Judge’s ruling allows concealed-carry for D.C. gun owners, shoots down police objections | WHAT REALLY HAPPENED

Judge’s ruling allows concealed-carry for D.C. gun owners, shoots down police objections

A federal judge on Thursday rejected a short-term stay of a decision that blocked the District from enforcing a key provision of its restrictive concealed-carry laws — prompting the city to move to issue carry permits to the gun owners who had sued after being denied permits.

However, U.S. District Judge Frederick J. Scullin Jr. left open the possibility the District could obtain a stay pending appeal of his previous ruling, which called the city’s requirement that gun owners demonstrate a “good reason” to obtain a permit unconstitutional. He set a hearing on the matter for July 7.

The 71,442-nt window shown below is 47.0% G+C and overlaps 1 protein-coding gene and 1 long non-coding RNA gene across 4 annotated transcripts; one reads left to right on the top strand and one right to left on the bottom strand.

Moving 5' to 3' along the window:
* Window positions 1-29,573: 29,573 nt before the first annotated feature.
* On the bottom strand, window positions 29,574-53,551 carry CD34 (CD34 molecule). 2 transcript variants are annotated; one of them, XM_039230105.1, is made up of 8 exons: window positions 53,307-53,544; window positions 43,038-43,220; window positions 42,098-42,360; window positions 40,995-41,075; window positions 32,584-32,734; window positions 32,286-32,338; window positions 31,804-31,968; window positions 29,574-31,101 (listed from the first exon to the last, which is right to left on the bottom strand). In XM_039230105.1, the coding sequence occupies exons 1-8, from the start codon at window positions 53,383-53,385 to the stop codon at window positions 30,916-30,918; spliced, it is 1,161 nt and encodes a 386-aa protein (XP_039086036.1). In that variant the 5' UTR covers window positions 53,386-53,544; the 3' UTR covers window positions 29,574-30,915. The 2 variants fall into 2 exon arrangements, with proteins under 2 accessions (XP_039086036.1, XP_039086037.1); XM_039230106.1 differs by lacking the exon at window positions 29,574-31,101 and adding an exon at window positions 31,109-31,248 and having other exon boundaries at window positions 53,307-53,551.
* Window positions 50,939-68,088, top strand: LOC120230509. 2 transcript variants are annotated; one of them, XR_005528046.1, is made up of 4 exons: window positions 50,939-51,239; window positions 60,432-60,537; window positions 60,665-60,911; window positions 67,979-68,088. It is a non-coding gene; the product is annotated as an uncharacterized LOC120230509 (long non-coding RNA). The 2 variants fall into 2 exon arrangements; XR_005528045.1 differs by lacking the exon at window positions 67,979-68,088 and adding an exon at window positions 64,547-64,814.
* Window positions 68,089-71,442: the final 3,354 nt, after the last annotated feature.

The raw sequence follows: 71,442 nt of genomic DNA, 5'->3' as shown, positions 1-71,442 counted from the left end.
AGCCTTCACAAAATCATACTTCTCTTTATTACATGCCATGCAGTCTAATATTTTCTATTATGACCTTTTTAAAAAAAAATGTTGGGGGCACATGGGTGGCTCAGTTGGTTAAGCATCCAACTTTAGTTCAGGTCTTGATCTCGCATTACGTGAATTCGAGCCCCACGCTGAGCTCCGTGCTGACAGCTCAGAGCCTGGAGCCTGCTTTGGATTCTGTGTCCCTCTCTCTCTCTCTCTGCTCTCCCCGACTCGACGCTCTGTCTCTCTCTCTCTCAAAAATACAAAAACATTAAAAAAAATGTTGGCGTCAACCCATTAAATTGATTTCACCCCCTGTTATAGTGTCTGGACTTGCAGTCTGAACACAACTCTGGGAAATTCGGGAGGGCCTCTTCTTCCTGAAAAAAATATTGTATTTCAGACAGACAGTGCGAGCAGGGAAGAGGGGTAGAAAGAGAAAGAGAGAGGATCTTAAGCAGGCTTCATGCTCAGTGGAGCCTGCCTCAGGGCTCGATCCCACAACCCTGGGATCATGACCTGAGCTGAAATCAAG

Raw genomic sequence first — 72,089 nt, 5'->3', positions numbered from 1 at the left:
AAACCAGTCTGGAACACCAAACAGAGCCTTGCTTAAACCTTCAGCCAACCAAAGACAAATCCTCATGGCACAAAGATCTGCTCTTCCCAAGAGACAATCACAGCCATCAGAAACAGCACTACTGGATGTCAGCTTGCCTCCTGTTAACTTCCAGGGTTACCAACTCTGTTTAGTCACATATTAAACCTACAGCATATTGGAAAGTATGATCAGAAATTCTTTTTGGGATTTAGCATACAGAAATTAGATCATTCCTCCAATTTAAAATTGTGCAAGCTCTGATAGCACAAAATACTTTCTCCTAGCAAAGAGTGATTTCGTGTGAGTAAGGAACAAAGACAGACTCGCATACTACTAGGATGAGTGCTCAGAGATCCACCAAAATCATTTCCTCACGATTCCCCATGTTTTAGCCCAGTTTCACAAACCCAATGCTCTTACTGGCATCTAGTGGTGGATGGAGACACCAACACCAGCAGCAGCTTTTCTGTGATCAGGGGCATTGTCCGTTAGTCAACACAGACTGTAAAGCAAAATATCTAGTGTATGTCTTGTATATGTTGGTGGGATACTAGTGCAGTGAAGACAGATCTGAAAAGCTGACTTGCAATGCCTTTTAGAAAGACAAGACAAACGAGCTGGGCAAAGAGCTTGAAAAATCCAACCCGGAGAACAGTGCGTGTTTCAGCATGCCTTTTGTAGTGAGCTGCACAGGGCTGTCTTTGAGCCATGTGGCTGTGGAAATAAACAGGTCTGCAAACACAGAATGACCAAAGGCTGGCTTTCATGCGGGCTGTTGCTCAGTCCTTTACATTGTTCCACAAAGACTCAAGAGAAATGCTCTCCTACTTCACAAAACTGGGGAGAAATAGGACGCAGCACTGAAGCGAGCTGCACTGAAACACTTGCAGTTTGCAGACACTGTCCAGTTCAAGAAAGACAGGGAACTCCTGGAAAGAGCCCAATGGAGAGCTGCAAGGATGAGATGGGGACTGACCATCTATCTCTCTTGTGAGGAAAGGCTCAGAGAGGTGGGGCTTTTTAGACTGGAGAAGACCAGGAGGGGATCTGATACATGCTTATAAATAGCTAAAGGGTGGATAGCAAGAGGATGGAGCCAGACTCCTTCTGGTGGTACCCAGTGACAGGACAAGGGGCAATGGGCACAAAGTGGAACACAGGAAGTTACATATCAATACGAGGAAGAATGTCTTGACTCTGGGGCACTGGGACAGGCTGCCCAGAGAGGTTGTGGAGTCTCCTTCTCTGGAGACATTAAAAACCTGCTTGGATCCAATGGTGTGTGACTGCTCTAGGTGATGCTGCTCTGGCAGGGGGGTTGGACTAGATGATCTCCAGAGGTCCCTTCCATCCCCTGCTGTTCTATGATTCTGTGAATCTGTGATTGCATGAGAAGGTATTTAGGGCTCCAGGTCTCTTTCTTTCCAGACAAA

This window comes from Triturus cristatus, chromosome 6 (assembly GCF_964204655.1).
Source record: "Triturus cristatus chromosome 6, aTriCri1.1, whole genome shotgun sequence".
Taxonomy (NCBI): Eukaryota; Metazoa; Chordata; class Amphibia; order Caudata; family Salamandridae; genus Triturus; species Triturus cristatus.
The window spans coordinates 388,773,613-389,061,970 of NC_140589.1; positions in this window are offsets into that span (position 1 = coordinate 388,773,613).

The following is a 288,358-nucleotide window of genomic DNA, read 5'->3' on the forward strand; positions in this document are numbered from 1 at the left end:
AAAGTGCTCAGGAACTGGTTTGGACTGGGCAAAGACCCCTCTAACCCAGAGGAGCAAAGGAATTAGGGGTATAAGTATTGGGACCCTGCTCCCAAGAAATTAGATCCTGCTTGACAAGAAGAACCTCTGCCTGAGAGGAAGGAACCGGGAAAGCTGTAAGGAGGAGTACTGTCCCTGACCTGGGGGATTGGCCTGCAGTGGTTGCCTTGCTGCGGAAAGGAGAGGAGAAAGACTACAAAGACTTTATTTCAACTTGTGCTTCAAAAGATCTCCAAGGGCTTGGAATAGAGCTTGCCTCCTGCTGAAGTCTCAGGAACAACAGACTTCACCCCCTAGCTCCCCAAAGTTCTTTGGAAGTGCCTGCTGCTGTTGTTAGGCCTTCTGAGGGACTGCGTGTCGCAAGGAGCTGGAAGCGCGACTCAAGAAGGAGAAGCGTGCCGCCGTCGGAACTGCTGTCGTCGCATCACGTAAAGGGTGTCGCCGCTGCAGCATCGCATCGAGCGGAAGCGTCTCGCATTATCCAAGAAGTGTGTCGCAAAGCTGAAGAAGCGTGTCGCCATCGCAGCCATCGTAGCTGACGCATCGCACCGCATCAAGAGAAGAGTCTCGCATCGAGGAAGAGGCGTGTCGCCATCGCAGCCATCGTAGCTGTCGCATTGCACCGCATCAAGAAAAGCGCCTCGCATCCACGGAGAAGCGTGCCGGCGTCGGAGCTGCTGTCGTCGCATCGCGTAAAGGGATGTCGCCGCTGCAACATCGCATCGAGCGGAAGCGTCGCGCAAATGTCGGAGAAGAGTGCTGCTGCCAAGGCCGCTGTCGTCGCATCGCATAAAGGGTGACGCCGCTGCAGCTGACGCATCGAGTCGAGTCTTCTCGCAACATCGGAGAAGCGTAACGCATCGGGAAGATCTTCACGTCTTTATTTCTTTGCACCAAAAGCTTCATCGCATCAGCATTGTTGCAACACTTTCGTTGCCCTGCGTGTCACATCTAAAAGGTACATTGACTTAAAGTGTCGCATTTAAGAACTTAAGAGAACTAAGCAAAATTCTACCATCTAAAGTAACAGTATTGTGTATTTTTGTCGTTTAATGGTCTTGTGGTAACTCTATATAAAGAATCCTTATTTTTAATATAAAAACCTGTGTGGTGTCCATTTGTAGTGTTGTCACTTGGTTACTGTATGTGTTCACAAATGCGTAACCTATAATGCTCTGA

In the meantime, the ruling means the Metropolitan Police Department may end up issuing concealed-carry permits to applicants who previously were denied because they could not demonstrate they faced a specific threat of injury or harm.

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